Nutball Wikileaks founder tries to blackmail Amnesty International

Nutball Wikileaks founder tries to blackmail Amnesty International

Summary: It's starting to look like Assange has somehow lost his way, becoming more deranged opportunist than activist.

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When it comes to espionage suspects, I think I prefer sexy Russian spies over crazy Australian fugitives.

On the one hand, you've got Anna Chapman, who's only real crime (well, except for the spying) was that she wanted to start an Internet company in Manhattan.

On the other hand, you've got Wikileaks founder Julian Assange, who's now blackmailing Amnesty International and other human rights groups for $700,000 to remove names of Afghan civilians who might get killed by the Taliban if their names get released on Wikileaks.

All Anna wanted was some good LinkedIn connections. Assange wants cash -- and if he doesn't get it, he'll publish documents containing the names of innocent civilians -- civilians who the Taliban won't hesitate to kill.

It's starting to look like Assange has somehow lost his way, becoming more deranged opportunist than activist. While Wikileaks could be a special resource in our fight for light in an ever-darkening world, it looks like the site may become a victim of its founder's inability to tame the geopolitical forces he's so happily setting free.

According to The Daily Beast, the United States Government is in discussions with Australia, Great Britain, Germany, and other nations, asking them to all bring charges against Assange.

Because the documents he's released may put troops for all these countries at risk, officials in the various NATO countries are seriously considering running Assange up the flagpole and hoisting him on his own petard.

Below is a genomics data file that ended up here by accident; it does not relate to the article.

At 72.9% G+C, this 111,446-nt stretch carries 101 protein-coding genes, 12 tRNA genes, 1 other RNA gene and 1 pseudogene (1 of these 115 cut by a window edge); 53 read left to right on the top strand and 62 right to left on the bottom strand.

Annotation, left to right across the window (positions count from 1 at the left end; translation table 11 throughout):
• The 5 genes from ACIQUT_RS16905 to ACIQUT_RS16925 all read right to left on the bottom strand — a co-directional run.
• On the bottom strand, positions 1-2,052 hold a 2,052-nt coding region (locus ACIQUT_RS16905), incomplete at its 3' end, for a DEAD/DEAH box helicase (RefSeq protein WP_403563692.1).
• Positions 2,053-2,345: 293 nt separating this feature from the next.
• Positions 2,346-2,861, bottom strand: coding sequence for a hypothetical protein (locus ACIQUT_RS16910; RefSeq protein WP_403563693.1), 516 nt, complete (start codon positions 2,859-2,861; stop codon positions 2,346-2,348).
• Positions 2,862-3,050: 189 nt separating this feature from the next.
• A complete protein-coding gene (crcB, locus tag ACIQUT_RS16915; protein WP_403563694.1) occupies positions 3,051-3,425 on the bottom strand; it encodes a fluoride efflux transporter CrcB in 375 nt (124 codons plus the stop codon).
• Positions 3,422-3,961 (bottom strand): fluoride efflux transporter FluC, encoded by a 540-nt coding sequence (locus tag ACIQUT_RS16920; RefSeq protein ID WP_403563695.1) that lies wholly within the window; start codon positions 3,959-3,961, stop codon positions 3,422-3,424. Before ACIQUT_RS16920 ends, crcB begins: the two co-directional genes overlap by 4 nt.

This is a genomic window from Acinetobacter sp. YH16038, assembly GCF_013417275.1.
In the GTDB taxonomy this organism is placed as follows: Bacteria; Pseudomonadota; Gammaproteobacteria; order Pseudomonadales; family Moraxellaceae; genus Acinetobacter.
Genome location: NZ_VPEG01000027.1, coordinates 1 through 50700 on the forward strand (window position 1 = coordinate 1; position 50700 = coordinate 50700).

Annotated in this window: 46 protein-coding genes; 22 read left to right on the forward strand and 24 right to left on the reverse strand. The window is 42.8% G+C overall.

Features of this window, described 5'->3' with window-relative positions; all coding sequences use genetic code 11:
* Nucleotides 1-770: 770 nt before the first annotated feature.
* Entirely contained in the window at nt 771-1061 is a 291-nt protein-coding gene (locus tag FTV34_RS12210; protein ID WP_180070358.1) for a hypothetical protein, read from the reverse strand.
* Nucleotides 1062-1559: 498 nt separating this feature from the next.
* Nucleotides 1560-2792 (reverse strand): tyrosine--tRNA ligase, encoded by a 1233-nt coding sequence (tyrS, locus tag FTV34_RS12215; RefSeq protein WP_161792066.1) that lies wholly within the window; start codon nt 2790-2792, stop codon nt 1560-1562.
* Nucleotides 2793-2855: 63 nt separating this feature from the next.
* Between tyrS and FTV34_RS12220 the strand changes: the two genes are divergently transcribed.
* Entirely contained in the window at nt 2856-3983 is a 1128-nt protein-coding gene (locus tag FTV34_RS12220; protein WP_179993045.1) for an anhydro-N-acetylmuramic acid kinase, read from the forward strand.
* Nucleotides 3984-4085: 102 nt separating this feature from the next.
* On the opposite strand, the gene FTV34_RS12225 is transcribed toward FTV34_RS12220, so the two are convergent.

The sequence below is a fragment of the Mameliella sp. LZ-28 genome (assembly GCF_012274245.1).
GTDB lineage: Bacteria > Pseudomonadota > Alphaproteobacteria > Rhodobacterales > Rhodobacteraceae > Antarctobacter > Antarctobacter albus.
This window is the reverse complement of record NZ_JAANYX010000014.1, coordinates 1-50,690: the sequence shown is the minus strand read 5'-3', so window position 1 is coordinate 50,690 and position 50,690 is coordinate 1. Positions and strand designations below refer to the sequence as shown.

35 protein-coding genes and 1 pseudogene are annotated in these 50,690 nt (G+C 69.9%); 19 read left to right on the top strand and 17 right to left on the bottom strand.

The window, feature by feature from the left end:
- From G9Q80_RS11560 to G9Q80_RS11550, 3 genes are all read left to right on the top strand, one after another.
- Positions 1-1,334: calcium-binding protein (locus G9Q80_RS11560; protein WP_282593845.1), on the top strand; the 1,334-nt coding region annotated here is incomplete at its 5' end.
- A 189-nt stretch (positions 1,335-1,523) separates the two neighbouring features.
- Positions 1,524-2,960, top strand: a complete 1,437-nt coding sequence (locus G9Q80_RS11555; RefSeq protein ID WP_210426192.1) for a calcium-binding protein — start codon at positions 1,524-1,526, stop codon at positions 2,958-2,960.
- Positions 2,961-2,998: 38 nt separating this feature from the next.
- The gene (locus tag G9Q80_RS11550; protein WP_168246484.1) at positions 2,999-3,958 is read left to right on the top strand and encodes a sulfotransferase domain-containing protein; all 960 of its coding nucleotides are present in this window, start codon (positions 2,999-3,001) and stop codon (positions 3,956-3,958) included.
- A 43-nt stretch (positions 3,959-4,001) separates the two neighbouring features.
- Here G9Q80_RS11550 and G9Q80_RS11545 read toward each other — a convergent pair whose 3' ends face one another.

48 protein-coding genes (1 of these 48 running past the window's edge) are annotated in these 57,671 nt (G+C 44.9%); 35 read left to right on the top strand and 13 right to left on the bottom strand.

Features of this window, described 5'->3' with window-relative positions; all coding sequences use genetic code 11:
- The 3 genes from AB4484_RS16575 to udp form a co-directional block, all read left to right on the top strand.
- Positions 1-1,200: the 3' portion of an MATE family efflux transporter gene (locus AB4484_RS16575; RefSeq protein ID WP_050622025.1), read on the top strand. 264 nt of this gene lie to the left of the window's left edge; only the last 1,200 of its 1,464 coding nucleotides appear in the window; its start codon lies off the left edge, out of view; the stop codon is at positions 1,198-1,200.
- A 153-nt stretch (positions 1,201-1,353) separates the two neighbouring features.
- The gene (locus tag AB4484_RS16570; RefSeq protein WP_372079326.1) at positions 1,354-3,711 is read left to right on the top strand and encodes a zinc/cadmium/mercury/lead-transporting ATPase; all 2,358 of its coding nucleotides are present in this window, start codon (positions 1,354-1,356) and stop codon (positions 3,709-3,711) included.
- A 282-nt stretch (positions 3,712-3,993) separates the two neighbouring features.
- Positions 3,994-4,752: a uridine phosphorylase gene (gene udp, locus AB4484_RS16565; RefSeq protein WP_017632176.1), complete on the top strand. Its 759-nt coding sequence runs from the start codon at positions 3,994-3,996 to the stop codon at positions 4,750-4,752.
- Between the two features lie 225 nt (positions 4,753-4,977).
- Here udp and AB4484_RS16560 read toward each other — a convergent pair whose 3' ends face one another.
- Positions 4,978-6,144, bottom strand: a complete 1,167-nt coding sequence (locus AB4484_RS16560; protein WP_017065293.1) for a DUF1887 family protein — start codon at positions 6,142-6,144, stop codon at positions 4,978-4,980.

Assange has developed an apparently unearned reputation among his misguided fans as a brave peace activist, standing up to the forces of government worldwide, on behalf of the downtrodden. But wait. If that is the case, why has Assange gone out of his way to blackmail the real organizations who have spent decades actually standing up to the forces of government worldwide on behalf of the downtrodden?

Earlier this week, Amnesty International and four other organizations emailed Wikileaks and Assange requesting exactly what I recommended last week, that the Web site take better care in choosing what to disclose.

When Amnesty International asked for better filtering so civilians aren't killed in the most gruesome of ways as a result of his actions, he demanded $700,000 for what he called a "harm minimization review". This is, again, why I think Assange is in it for the chaos, rather than for a better world.

So where does that leave Assange and Wikileaks? Interestingly, although the Wikileaks site claims it was created by activities and scientists, the only name we've been seeing is the name of our one nutball: Assange. Everyone else is distancing themselves from this can of worm feces.

Wikileaks may survive, but only if it gets governance, grows up, and works and plays well with others. Assange, on the other hand, should enjoy his notoriety while he can. Somewhere, in some NATO country, there's a padded cell being readied for his future occupancy.

Update: corrected Assange's country of origin.

Topics: Security, Browser, Government, Government US, Software Development

About

David Gewirtz, Distinguished Lecturer at CBS Interactive, is an author, U.S. policy advisor, and computer scientist. He is featured in the History Channel special The President's Book of Secrets and is a member of the National Press Club.

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  • RE: Nutball Wikileaks founder tries to blackmail Amnesty International

    I don't believe this..

    I trust Assange more than I trust anyone at Amnesty.. Assange is not mentally deranged to commit such political & PR suicide..

    This paragraph & the adjectives in the article makes me wary of this article enough

    ***When Amnesty International asked for better filtering so civilians aren?t killed in the most <I> gruesome </I> of ways as a result of his actions, he demanded $700,000 for what he called a ?harm minimization review?. This is, again, why I think Assange is in it for the chaos, rather than for a better world.***
    Rahul Mulchandani
    • RE: Nutball Wikileaks founder tries to blackmail Amnesty International

      @Rahul Mulchandani

      The whole point of the killing of civilians for the Taliban is to intimidate other civilians. The killings are [i]self-consciously[/i] gruesome. That's the point of them.
      bhartman36